Steve Walt effectively vivisects Adam Lawther's op-ed yesterday on the alleged positive externalities that an Iranian nuclear bomb would have on the Middle East and American foreign policy. Rather than dogpile on, I'm going to go meta again.
I'm intrigued by what op-ed editor David Shipley is trying to do on the Iran debate. Lawther's op-ed is hardly the first strange op-ed on Iran to appear in the past few months. We've also had Alan Kuperman's analysis for why bombing Iran is such a good idea, and the Leverett's pay-no-attention-to-the-protestors-behind-the-curtain argument for enhanced engagement with the current Iranian leadership.
As the links above suggest, I'm not a fan of any of these arguments. That said, I am a fan of having these arguments inserted into the public discussion over Iran. Ever since the 2003 invasion of Iraq, a common lament has been that was no public debate about the wisdom of different policy options. Both foreign policy mooseheads and scholars have highlighted this pre-invasion consensus. These analyses might be somewhat exaggerated, but I think it would be difficult to deny that in the opinion pages of the major newspapers, the deck was somewhat stacked in favor of military action.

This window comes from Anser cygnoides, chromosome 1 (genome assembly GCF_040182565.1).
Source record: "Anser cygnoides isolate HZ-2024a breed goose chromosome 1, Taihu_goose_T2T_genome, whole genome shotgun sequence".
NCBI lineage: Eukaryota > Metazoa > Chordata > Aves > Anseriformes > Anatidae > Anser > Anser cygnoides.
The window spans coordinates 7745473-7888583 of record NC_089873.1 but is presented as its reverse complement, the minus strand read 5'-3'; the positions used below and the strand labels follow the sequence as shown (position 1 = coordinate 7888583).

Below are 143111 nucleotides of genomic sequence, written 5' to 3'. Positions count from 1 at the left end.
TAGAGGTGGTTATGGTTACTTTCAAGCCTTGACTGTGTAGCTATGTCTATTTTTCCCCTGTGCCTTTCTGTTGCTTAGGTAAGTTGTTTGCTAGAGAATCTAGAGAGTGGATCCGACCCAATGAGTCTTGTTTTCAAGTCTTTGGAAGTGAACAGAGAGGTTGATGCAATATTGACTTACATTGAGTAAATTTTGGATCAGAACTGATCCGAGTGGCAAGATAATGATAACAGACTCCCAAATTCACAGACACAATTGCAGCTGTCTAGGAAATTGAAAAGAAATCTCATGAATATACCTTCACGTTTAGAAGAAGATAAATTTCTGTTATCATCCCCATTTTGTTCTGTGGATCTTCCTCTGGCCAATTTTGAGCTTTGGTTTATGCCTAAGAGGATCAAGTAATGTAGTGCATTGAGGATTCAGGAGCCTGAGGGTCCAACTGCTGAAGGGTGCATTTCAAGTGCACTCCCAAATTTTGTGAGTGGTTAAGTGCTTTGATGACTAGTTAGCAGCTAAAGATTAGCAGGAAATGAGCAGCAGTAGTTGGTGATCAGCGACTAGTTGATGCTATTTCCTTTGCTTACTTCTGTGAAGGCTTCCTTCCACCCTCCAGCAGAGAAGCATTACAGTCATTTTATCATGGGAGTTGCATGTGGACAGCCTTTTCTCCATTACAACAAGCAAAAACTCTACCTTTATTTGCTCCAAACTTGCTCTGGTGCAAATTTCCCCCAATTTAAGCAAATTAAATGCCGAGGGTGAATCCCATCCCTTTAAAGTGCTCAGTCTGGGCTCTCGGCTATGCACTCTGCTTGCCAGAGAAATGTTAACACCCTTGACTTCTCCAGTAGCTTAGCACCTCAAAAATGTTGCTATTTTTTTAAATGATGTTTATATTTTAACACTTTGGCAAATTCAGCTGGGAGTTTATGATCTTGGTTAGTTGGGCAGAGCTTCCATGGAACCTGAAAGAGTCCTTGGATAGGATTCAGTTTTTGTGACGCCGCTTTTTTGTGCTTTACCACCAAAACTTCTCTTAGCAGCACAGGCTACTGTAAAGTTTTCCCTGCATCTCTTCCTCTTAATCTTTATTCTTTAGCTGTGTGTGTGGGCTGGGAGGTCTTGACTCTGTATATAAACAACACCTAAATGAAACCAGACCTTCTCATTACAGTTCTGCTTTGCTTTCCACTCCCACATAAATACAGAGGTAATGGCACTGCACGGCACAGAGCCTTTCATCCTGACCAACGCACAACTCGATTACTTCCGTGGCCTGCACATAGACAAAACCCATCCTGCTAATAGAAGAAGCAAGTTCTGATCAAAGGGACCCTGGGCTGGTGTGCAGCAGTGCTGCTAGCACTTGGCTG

My hunch is that Shipley is thinking: "Won't Get Fooled Again" He wants as heterogeneous an array of views as possible as the Iran situation develops.
There is something laudable about this if it's true -- it's exactly what the Times op-ed page should be doing as a foreign policy crisis unfolds. My only concern is the caliber of reasoning in these op-eds. They are, as Walt put it, "silly arguments." On the other hand, if these ideas are vetted and then shot down, maybe the foreign policy community actually knows what it's talking about this time around.
Daniel W. Drezner is professor of international politics at the Fletcher School of Law and Diplomacy at Tufts University.